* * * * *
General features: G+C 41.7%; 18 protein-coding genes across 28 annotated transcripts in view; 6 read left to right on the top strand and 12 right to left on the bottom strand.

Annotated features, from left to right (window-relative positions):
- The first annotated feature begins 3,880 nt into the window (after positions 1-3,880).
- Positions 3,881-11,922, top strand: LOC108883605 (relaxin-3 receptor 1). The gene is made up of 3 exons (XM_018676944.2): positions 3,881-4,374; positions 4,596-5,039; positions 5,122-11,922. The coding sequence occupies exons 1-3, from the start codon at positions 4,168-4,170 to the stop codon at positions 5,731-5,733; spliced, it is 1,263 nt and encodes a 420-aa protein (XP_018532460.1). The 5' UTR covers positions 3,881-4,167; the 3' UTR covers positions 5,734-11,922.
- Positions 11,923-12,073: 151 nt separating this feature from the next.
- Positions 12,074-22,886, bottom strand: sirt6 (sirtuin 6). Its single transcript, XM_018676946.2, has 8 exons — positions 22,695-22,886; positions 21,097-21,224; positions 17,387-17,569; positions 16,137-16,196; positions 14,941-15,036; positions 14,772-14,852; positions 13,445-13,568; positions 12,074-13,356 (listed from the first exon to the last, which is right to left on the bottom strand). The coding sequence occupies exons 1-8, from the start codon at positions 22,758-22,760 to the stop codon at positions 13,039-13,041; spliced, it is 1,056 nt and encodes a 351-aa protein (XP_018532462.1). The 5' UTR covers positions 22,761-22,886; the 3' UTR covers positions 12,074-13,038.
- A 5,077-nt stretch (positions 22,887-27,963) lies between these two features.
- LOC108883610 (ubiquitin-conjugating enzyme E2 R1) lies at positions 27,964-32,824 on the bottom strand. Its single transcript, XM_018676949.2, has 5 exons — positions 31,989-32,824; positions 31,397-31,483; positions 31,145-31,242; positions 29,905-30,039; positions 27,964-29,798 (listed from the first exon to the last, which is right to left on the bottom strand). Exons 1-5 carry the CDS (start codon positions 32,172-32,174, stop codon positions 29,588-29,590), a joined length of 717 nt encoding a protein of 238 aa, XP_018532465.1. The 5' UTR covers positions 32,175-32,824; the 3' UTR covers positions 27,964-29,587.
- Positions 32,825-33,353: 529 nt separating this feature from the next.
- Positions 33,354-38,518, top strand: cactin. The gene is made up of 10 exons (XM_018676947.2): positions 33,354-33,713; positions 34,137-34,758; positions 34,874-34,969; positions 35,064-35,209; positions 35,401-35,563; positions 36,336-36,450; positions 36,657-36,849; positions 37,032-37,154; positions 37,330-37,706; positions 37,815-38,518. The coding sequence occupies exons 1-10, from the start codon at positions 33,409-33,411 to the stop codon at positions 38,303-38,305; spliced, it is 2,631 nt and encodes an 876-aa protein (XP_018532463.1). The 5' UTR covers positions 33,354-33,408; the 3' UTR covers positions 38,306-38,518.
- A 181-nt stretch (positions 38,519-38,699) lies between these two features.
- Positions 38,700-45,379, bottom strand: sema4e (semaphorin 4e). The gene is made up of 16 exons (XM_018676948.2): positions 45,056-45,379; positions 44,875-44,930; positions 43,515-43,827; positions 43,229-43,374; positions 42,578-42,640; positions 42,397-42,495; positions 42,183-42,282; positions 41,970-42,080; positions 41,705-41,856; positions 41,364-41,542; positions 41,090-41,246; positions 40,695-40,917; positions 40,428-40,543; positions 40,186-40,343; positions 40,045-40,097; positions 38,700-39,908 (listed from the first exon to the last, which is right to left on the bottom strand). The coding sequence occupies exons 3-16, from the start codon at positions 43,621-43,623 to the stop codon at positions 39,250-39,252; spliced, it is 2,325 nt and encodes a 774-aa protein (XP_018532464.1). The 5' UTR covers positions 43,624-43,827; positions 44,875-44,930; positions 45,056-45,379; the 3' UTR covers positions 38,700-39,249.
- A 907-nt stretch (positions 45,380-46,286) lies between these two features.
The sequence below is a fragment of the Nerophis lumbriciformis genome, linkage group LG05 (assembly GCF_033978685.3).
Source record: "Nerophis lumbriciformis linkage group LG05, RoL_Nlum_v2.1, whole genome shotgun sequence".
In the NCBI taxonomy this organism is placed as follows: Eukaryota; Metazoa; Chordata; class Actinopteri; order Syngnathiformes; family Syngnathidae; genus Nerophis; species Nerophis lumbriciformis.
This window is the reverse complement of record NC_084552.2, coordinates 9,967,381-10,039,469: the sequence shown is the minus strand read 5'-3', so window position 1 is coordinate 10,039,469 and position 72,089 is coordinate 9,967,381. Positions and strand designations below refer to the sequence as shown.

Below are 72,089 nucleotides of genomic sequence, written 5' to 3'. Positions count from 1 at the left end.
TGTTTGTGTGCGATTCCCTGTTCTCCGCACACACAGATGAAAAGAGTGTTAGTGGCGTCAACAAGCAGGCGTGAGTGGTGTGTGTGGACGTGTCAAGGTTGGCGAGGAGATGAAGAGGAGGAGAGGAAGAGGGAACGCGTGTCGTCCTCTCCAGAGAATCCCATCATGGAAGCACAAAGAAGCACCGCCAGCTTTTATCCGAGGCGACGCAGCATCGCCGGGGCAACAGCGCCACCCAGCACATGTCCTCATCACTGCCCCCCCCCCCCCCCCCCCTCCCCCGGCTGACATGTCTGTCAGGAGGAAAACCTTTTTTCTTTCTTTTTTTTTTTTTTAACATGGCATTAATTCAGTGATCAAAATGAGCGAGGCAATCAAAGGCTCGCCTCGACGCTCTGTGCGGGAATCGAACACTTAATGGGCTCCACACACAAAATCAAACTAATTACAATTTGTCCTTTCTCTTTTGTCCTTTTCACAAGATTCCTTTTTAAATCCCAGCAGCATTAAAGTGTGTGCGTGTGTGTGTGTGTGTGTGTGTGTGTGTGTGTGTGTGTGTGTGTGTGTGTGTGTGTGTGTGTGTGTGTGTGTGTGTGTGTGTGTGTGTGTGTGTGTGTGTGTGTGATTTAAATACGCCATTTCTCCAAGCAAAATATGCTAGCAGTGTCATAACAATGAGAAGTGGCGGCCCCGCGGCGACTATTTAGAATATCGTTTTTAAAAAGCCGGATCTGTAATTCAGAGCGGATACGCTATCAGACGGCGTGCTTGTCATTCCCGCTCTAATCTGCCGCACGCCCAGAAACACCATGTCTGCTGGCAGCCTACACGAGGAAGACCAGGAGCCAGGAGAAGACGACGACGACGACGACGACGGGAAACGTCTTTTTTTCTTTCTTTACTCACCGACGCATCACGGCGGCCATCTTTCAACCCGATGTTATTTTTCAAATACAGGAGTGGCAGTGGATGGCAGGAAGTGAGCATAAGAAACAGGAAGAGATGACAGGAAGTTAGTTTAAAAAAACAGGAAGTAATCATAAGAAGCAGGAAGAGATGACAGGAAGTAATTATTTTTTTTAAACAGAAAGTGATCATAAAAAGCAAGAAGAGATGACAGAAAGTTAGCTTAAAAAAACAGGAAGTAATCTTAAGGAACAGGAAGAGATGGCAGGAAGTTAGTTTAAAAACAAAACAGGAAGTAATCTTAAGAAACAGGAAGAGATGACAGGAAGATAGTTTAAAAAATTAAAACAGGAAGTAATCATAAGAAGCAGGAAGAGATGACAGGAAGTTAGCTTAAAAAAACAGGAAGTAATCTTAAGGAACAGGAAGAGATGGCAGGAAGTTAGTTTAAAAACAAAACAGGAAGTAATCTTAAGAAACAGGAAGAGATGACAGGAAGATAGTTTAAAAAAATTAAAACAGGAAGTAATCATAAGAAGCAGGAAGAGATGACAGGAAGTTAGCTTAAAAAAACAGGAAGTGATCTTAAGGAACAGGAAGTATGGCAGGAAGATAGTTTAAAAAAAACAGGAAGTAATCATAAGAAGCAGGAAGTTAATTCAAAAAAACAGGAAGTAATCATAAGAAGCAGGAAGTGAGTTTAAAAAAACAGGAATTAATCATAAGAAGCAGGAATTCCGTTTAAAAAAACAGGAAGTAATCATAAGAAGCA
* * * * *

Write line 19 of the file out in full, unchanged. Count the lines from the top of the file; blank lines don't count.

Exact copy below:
TGTTTGTGTGCGATTCCCTGTTCTCCGCACACACAGATGAAAAGAGTGTTAGTGGCGTCAACAAGCAGGCGTGAGTGGTGTGTGTGGACGTGTCAAGGTTGGCGAGGAGATGAAGAGGAGGAGAGGAAGAGGGAACGCGTGTCGTCCTCTCCAGAGAATCCCATCATGGAAGCACAAAGAAGCACCGCCAGCTTTTATCCGAGGCGACGCAGCATCGCCGGGGCAACAGCGCCACCCAGCACATGTCCTCATCACTGCCCCCCCCCCCCCCCCCCCTCCCCCGGCTGACATGTCTGTCAGGAGGAAAACCTTTTTTCTTTCTTTTTTTTTTTTTTAACATGGCATTAATTCAGTGATCAAAATGAGCGAGGCAATCAAAGGCTCGCCTCGACGCTCTGTGCGGGAATCGAACACTTAATGGGCTCCACACACAAAATCAAACTAATTACAATTTGTCCTTTCTCTTTTGTCCTTTTCACAAGATTCCTTTTTAAATCCCAGCAGCATTAAAGTGTGTGCGTGTGTGTGTGTGTGTGTGTGTGTGTGTGTGTGTGTGTGTGTGTGTGTGTGTGTGTGTGTGTGTGTGTGTGTGTGTGTGTGTGTGTGTGTGTGTGTGTGTGTGTGATTTAAATACGCCATTTCTCCAAGCAAAATATGCTAGCAGTGTCATAACAATGAGAAGTGGCGGCCCCGCGGCGACTATTTAGAATATCGTTTTTAAAAAGCCGGATCTGTAATTCAGAGCGGATACGCTATCAGACGGCGTGCTTGTCATTCCCGCTCTAATCTGCCGCACGCCCAGAAACACCATGTCTGCTGGCAGCCTACACGAGGAAGACCAGGAGCCAGGAGAAGACGACGACGACGACGACGACGGGAAACGTCTTTTTTTCTTTCTTTACTCACCGACGCATCACGGCGGCCATCTTTCAACCCGATGTTATTTTTCAAATACAGGAGTGGCAGTGGATGGCAGGAAGTGAGCATAAGAAACAGGAAGAGATGACAGGAAGTTAGTTTAAAAAAACAGGAAGTAATCATAAGAAGCAGGAAGAGATGACAGGAAGTAATTATTTTTTTTAAACAGAAAGTGATCATAAAAAGCAAGAAGAGATGACAGAAAGTTAGCTTAAAAAAACAGGAAGTAATCTTAAGGAACAGGAAGAGATGGCAGGAAGTTAGTTTAAAAACAAAACAGGAAGTAATCTTAAGAAACAGGAAGAGATGACAGGAAGATAGTTTAAAAAATTAAAACAGGAAGTAATCATAAGAAGCAGGAAGAGATGACAGGAAGTTAGCTTAAAAAAACAGGAAGTAATCTTAAGGAACAGGAAGAGATGGCAGGAAGTTAGTTTAAAAACAAAACAGGAAGTAATCTTAAGAAACAGGAAGAGATGACAGGAAGATAGTTTAAAAAAATTAAAACAGGAAGTAATCATAAGAAGCAGGAAGAGATGACAGGAAGTTAGCTTAAAAAAACAGGAAGTGATCTTAAGGAACAGGAAGTATGGCAGGAAGATAGTTTAAAAAAAACAGGAAGTAATCATAAGAAGCAGGAAGTTAATTCAAAAAAACAGGAAGTAATCATAAGAAGCAGGAAGTGAGTTTAAAAAAACAGGAATTAATCATAAGAAGCAGGAATTCCGTTTAAAAAAACAGGAAGTAATCATAAGAAGCA